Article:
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Lowell Brueckner

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The High and the Lowly


52. An expository study of Isaiah, chapter 57

The righteous perish

I have found that the Lord will often arrange circumstances, to order my thoughts in a certain direction. Just this morning, someone asked me the meaning of 2 Thessalonians 2:6-7: “You know what is restraining him now… Only he who now restrains it will do so until he is out of the way.” Briefly, I explained my view (along with many other Christians) that “the mystery of lawlessness” is restrained by the Holy Spirit-indwelt church and, when the Lord comes to take her away, the antichrist will be unleashed without restraint in the world.

Now I find this verse before us: “The righteous man perishes, and no one lays it to heart; devout men are taken away, while no one understands. For the righteous man is taken away from calamity” (v.1). Had there been ten righteous people in Sodom, they would have averted its disaster. The principle, concerning the raptured church, holds true today every time that a righteous man goes to be with the Lord. They are the salt of the earth (a means of preserving it). A restraining force is taken away from before the flood of lawlessness, and this world becomes a little worse as a result.

Grace for Strangers and Outcasts


51. An expository study of Isaiah, chapter 56

The Kingdom is at hand

One of the main themes of our last chapter was hunger and thirst and in the Beatitudes, Jesus proclaimed: “Blessed are those who hunger and thirst for righteousness, for they shall be satisfied” (Mt.5:6).  Here in this chapter God calls to a people to “keep justice, and do righteousness”.

These are not a religious people, trying to do good works, confiding in them in order to attain their salvation. His salvation is at hand; they are anticipating His deliverance and preparing their hearts: “Soon my salvation will come, and my deliverance be revealed” (v.1). ). Isaiah may be encouraging the Jews threatened by Sennacherib or those in Babylonian exile, but it is an appropriate word also for the coming Messiah, of whom all the prophets spoke. Like those that Jesus blessed in the Beatitudes, so these are a blessed people. Though there may be many, they are addressed individually: “Blessed is the man who does this, and the son of man who holds it fast.”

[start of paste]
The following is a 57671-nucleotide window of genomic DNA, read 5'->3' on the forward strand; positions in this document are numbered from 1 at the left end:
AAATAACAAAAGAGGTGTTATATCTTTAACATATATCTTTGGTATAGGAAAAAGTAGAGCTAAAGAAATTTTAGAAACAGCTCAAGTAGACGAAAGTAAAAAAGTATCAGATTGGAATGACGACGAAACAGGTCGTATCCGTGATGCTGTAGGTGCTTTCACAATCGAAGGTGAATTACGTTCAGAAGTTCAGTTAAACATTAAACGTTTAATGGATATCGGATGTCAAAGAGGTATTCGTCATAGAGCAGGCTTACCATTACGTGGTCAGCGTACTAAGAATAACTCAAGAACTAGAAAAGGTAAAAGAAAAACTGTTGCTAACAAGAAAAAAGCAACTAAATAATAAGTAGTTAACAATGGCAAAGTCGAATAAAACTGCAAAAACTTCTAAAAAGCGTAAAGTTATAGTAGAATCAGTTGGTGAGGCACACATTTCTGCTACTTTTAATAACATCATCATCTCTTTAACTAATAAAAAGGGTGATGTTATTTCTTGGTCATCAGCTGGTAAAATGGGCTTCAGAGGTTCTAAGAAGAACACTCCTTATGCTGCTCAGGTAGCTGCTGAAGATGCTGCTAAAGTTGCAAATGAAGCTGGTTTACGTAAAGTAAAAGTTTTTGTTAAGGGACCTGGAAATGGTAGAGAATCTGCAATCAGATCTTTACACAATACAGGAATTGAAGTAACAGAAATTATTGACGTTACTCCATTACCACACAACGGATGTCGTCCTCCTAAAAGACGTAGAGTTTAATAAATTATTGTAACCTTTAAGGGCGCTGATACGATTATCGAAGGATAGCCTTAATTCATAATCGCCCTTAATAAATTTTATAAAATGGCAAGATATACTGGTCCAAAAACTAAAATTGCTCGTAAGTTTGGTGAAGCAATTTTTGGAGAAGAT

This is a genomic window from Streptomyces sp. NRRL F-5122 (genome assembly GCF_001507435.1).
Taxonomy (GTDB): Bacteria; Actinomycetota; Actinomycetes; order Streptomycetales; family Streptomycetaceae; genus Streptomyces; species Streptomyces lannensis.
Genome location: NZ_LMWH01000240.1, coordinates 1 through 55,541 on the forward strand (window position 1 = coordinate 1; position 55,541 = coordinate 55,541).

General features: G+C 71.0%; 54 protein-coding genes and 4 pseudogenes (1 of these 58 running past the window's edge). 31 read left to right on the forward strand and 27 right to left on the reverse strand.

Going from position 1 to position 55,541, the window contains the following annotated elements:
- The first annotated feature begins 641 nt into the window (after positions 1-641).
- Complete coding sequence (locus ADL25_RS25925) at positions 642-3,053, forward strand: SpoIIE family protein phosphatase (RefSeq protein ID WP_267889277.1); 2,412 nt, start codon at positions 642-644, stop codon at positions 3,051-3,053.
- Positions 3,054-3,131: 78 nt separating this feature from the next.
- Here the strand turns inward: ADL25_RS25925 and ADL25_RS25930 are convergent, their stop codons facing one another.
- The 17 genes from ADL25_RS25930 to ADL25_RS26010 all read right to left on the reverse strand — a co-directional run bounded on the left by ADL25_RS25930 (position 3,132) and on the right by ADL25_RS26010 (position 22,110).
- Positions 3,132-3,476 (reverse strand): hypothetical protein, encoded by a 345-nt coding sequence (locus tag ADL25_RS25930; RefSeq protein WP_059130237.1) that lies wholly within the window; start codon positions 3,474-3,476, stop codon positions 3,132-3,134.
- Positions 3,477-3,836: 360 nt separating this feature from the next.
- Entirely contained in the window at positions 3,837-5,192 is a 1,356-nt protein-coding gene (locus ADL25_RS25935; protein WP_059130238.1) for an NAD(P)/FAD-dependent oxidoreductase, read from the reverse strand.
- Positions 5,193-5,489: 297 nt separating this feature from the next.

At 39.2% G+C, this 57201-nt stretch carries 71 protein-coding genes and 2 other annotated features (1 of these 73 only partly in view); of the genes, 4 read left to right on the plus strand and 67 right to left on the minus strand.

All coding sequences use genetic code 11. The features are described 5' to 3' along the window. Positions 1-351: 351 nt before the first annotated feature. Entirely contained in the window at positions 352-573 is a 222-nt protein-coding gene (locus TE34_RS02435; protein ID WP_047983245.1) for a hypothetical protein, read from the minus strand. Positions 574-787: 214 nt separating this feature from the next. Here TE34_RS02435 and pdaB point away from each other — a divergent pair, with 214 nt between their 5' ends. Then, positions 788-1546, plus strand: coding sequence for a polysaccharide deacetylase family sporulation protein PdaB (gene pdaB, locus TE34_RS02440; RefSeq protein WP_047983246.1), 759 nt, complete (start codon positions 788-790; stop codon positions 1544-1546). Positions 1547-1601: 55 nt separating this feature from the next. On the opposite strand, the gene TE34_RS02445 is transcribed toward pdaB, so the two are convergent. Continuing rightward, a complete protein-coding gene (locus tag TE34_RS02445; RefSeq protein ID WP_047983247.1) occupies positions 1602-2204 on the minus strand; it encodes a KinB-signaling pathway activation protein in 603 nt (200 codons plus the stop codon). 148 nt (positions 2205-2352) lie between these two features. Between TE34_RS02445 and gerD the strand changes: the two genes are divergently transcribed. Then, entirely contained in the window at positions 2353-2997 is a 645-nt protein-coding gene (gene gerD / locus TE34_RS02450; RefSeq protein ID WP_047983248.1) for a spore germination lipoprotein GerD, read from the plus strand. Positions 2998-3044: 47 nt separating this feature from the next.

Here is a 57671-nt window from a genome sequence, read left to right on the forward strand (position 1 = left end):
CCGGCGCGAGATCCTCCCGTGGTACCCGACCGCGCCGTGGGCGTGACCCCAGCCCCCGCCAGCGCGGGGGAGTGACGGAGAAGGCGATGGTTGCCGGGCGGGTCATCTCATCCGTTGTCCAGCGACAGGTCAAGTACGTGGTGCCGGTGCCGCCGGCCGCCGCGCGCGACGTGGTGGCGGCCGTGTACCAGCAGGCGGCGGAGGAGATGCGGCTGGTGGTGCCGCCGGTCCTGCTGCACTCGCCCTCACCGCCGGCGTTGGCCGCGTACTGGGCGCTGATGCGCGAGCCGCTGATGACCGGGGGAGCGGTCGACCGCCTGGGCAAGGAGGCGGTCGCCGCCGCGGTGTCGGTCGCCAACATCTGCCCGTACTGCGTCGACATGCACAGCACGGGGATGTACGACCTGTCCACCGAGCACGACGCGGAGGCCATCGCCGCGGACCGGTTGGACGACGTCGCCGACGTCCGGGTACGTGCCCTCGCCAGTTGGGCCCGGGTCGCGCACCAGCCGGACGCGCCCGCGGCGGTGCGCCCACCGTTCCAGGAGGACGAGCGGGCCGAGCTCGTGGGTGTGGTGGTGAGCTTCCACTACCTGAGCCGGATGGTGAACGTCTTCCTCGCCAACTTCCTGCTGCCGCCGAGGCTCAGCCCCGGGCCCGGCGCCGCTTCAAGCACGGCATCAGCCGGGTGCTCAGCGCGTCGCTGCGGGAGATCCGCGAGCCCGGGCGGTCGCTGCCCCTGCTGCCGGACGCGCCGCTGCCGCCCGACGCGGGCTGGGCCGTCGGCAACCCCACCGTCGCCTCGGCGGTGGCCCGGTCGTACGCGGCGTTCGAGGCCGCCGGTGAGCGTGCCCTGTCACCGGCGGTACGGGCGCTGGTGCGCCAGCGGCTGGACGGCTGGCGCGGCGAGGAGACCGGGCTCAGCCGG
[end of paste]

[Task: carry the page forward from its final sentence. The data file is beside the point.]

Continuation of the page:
Update 2017: Articles Most Read

I am so happy to welcome many, many new readers to our English blogspot! Every year in March, I update the statistics, concerning the numbers of visitors to our blogs, both Spanish and English, and also update the 10 most-read articles since we opened in 2011. Because of the increased number of new readers, the older articles have been totally replaced by newer ones, mostly our expositional studies on the book of Isaiah. I can’t tell you how thrilled I am to see people enter an expositional Bible study… it is so necessary these days!

However, I also want to encourage our new visitors to go back and read previous most-read articles. PLEASE read them! Some of them may shock you; some will bring joy and some fear. I give you my full assurance that they are of great importance and will be helpful for you, as you seek to follow Christ. You will find them listed just below these opening paragraphs, along with the links that will easily open them for you.